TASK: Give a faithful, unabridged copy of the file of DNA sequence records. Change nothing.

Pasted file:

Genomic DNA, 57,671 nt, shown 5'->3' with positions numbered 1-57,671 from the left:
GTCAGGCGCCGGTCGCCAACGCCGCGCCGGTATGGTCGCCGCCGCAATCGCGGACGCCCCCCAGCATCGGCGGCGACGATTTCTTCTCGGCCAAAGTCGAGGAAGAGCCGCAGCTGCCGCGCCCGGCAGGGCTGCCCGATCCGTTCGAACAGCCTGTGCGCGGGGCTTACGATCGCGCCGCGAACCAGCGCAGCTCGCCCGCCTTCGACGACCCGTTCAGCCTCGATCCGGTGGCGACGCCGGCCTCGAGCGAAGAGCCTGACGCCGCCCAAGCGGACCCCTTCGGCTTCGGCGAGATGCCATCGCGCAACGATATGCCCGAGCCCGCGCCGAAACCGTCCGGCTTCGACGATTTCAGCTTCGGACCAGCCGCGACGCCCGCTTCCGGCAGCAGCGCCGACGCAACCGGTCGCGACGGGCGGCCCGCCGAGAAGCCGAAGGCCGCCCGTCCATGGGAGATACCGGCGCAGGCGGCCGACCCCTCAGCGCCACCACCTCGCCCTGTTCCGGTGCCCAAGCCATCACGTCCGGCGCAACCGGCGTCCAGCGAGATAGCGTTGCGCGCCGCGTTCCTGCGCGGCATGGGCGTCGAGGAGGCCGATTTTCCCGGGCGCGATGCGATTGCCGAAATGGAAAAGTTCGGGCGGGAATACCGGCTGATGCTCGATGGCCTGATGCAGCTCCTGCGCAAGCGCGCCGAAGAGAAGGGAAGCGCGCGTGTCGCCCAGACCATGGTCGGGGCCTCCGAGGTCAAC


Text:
Genomic DNA, 57,671 nt, shown 5'->3' with positions numbered 1-57,671 from the left:
GTCAGGCGCCGGTCGCCAACGCCGCGCCGGTATGGTCGCCGCCGCAATCGCGGACGCCCCCCAGCATCGGCGGCGACGATTTCTTCTCGGCCAAAGTCGAGGAAGAGCCGCAGCTGCCGCGCCCGGCAGGGCTGCCCGATCCGTTCGAACAGCCTGTGCGCGGGGCTTACGATCGCGCCGCGAACCAGCGCAGCTCGCCCGCCTTCGACGACCCGTTCAGCCTCGATCCGGTGGCGACGCCGGCCTCGAGCGAAGAGCCTGACGCCGCCCAAGCGGACCCCTTCGGCTTCGGCGAGATGCCATCGCGCAACGATATGCCCGAGCCCGCGCCGAAACCGTCCGGCTTCGACGATTTCAGCTTCGGACCAGCCGCGACGCCCGCTTCCGGCAGCAGCGCCGACGCAACCGGTCGCGACGGGCGGCCCGCCGAGAAGCCGAAGGCCGCCCGTCCATGGGAGATACCGGCGCAGGCGGCCGACCCCTCAGCGCCACCACCTCGCCCTGTTCCGGTGCCCAAGCCATCACGTCCGGCGCAACCGGCGTCCAGCGAGATAGCGTTGCGCGCCGCGTTCCTGCGCGGCATGGGCGTCGAGGAGGCCGATTTTCCCGGGCGCGATGCGATTGCCGAAATGGAAAAGTTCGGGCGGGAATACCGGCTGATGCTCGATGGCCTGATGCAGCTCCTGCGCAAGCGCGCCGAAGAGAAGGGAAGCGCGCGTGTCGCCCAGACCATGGTCGGGGCCTCCGAGGTCAAC